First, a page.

“Basically the media sees African-Americans in what I like to call ‘five deadly ways’: as less intelligent than we are, less hard-working, more violent, less universal and less patriotic,” he said. “We all know the statistic that 25% of young black males are in prisons. But if 25% are there, then that means that 75% are not, and they must be doing something right. . . . That’s what we wanted to show. Ordinary people doing ordinary things, and nothing more.”

So Cheers and co-editors Eric Easter and Dudley M. Brooks signed up the 53 participating photographers and sent them throughout the country to capture as many aspects as possible of the African-American experience. They returned with 65,000 images, from which the exhibition is culled.

Among the images featured: a 10-year-old locked in hard concentration as he blows his horn on a New Orleans street corner, graduates celebrating at Baltimore’s Morgan State University, a Chicago bookstore owner opening his corner shop for the day’s business, and a 97-year-old Washington woman shimmying in a hula hoop.

The exhibition depicts everything from an elderly voodoo priest in New Orleans’ French Quarter to Muhammad Ali and his family praying toward Mecca. It includes a series of photos depicting a Maryland doctor performing brain surgery on a 9-month-old baby, and a touching series of a Washington woman giving birth to a healthy 8-pound baby girl. Neighborhood kids play dodge ball in the street by their Appalachian Mountain homes and a San Francisco investment banker fixes her children breakfast before she heads to work.

The show also offers a history lesson of sorts, including shots of various African-American “firsts,” such as Thurgood Marshall, the first black Supreme Court Justice; Willie T. Ribbs, the first black Indy car racer; and Sandra Organ, the first black soloist for the Houston Ballet.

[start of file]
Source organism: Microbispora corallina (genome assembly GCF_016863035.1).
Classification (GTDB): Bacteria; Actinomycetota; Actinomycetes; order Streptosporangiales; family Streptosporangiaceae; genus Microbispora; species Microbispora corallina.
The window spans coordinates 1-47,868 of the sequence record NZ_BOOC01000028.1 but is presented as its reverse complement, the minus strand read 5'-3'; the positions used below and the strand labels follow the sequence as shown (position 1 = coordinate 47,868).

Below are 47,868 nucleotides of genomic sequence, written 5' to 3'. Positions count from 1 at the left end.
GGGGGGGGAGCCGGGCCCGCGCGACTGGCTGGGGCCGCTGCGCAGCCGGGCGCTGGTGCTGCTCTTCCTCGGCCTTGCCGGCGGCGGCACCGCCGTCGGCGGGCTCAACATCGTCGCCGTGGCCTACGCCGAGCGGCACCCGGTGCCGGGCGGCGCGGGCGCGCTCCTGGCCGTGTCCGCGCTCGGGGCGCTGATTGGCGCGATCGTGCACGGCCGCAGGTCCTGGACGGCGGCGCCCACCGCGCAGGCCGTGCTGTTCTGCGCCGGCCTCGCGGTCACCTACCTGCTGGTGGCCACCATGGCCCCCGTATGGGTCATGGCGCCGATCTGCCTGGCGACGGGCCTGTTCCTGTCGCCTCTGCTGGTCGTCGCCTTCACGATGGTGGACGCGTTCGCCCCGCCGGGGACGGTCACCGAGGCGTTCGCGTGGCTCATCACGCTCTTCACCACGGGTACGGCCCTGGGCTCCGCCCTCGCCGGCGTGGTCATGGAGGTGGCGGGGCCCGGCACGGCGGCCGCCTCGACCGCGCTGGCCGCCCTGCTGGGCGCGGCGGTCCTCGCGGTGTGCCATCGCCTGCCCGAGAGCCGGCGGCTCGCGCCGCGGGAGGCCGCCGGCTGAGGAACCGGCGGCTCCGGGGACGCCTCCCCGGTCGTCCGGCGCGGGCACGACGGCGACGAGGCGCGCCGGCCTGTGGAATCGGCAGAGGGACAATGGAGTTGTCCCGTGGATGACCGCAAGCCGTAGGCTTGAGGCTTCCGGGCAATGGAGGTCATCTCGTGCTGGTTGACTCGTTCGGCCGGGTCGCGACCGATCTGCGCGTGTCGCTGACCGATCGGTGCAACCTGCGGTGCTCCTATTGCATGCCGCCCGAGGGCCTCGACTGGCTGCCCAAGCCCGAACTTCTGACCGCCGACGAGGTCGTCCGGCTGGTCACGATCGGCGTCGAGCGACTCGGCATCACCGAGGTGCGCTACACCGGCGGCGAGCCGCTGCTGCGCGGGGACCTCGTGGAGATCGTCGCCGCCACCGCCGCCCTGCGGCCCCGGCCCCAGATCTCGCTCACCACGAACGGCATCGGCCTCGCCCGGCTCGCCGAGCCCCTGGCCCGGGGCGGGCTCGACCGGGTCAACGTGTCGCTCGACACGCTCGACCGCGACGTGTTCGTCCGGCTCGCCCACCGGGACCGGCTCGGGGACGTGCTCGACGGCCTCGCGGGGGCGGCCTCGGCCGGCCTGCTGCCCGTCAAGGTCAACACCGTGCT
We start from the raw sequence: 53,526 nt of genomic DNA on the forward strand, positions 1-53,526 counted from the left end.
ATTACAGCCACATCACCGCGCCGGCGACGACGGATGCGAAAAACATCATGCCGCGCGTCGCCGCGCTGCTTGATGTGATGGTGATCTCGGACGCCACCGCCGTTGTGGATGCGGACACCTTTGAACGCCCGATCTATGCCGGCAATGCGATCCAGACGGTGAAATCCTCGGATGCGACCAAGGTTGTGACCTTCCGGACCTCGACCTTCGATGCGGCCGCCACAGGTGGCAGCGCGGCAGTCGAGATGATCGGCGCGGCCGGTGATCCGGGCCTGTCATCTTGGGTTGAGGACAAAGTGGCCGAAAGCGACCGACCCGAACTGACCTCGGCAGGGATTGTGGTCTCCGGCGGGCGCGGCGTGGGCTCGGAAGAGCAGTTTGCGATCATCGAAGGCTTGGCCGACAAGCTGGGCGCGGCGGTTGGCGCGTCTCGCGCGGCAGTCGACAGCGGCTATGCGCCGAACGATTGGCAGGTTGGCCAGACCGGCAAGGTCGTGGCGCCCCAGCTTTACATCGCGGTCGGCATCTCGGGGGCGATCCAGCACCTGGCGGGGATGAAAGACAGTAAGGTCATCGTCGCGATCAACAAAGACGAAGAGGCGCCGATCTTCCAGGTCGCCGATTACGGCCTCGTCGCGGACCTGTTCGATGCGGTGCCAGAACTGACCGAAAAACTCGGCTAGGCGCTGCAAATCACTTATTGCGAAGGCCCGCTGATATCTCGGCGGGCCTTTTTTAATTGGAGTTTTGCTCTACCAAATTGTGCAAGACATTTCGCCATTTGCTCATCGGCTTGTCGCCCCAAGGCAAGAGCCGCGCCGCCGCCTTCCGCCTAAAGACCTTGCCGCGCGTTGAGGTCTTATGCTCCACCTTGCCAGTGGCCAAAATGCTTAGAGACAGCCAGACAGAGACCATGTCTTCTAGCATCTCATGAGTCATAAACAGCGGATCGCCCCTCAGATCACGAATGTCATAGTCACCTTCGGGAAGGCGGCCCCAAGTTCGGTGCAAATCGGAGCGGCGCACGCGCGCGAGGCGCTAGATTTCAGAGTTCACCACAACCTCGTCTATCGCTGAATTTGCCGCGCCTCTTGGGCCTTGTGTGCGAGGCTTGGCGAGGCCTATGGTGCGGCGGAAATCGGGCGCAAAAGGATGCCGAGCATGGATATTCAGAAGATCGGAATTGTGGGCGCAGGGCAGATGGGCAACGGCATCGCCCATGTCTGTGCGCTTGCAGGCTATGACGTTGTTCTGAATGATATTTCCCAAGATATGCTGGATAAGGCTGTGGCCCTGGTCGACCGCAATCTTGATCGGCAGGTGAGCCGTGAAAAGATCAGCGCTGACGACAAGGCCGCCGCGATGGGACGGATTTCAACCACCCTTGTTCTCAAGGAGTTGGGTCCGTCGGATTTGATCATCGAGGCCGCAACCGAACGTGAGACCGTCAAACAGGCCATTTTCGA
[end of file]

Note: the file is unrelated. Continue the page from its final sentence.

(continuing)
Other role models depicted include White House Secretary of Health and Human Services Louis W. Sullivan, music producer Quincy Jones, photographer and filmmaker Gordon Parks (who also wrote the book’s introduction), tennis player Zina Garrison, and Joint Chiefs of Staff Chairman Gen. Colin L. Powell, who was captured dancing with First Lady Barbara Bush.

But the painful underside is shown as well: in Stevens’ haunting series depicting the horrors of a crack mother giving birth to a premature son, in Cheers’ series chronicling a homeless family panhandling and scrambling for shelter, in E.A. Kennedy III’s shot of a young bespectacled boy peering through an Alabama voting booth with a caption that reads, “Prior to the passage of the Voting Rights Act of 1965, Nick would only have been able to dream about exercising his right.”

“These are people’s stories who we don’t hear,” said Stevens, who also captured an angry George Thomas, a resident of the Imperial Courts housing project in South-Central Los Angeles, who the caption quotes as saying: “The projects are like a war zone . . . It’s only a matter of time before you become a victim.”

“We need more chances to show guys like him crying out,” said Stevens. “He’s saying things like, ‘we’ve got to look out for the kids’ and ‘we need jobs.’ People like Mr. Thomas are articulate and we need to start listening to what they say . . . and if we do, we’re going to start solving some of these problems we have.”

James V. (Van) Evers, another Los Angeles photographer included in the show, who is the son of slain civil rights leader Medgar Evers, agreed: “The show brings up a lot of pride; it shows us that that positive image is out there, and bringing it to view helps black Americans, white Americans, Indian Americans, everybody, because normally, you never see us put up in a frame.

“We need to bring about a positive image of black America through the media. It’s a way to say that, yes, we can do these things, we can vote, we can have our dreams, and this is a part of our life.”